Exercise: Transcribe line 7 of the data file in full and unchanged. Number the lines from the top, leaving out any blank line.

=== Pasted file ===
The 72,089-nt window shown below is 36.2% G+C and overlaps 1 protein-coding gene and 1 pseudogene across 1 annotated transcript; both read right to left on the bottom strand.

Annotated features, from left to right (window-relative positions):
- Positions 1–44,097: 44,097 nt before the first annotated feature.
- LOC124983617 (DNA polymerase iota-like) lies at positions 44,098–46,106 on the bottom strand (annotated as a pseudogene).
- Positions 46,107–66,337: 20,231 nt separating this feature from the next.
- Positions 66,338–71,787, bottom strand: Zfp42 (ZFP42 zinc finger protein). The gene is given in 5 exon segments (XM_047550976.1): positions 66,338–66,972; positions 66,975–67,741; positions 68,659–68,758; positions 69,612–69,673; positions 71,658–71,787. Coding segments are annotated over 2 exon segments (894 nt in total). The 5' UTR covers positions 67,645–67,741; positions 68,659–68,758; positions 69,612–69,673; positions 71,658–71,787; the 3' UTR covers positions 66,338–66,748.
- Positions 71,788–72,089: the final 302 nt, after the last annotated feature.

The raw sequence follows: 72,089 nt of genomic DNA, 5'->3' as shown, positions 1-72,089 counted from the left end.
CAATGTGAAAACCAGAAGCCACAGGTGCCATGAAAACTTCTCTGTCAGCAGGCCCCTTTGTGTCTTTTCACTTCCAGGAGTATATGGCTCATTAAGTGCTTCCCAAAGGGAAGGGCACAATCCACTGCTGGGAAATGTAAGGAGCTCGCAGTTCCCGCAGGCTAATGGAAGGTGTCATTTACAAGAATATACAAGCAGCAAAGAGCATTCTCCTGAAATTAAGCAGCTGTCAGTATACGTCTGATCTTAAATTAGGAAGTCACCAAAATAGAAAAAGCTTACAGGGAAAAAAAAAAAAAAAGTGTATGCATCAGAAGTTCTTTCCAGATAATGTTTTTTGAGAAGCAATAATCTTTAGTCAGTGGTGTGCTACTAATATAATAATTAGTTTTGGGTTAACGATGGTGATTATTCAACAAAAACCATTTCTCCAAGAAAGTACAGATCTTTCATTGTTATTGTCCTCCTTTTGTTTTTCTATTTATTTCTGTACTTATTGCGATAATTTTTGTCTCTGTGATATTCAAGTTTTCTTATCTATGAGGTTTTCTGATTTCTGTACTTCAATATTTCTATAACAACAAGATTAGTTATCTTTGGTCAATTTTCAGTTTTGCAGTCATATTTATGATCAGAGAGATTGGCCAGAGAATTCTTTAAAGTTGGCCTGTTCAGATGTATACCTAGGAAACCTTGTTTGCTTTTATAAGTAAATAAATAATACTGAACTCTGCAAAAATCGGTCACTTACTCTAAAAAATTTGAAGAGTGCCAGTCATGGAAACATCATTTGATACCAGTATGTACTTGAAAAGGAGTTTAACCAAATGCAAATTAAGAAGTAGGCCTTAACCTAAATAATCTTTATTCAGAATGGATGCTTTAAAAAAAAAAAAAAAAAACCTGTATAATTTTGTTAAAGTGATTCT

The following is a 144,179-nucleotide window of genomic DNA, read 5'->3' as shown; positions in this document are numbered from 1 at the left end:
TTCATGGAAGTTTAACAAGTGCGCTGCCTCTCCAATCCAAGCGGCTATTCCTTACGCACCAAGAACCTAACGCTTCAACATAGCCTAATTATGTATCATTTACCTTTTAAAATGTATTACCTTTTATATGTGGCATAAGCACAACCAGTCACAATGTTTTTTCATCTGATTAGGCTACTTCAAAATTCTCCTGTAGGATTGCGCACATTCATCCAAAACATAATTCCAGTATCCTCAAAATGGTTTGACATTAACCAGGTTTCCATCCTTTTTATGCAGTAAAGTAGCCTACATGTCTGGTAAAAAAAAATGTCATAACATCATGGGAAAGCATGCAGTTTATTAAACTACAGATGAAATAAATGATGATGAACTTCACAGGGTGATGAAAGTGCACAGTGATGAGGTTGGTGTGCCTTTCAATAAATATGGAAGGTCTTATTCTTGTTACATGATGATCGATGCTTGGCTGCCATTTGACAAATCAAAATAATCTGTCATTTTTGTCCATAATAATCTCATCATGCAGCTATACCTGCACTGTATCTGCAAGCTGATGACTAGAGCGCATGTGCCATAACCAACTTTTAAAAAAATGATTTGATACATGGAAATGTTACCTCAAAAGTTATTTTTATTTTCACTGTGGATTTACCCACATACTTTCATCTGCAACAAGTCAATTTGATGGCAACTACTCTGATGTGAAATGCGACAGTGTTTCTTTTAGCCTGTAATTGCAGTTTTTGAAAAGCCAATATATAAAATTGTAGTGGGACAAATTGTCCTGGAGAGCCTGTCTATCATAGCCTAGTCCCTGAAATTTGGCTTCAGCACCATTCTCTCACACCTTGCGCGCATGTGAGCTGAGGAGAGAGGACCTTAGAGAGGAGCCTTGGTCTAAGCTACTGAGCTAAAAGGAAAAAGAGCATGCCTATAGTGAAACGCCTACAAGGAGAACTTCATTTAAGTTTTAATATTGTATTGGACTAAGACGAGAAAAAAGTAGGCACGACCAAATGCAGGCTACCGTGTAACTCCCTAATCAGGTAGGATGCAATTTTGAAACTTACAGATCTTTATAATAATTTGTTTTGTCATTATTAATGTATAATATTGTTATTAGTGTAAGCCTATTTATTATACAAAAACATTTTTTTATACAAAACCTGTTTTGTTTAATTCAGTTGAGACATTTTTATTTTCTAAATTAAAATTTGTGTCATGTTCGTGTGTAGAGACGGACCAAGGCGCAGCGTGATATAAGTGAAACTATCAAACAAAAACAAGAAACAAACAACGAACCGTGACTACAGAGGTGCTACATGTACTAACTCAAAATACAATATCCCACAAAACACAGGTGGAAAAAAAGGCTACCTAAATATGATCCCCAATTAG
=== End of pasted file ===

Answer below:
- Positions 71,788–72,089: the final 302 nt, after the last annotated feature.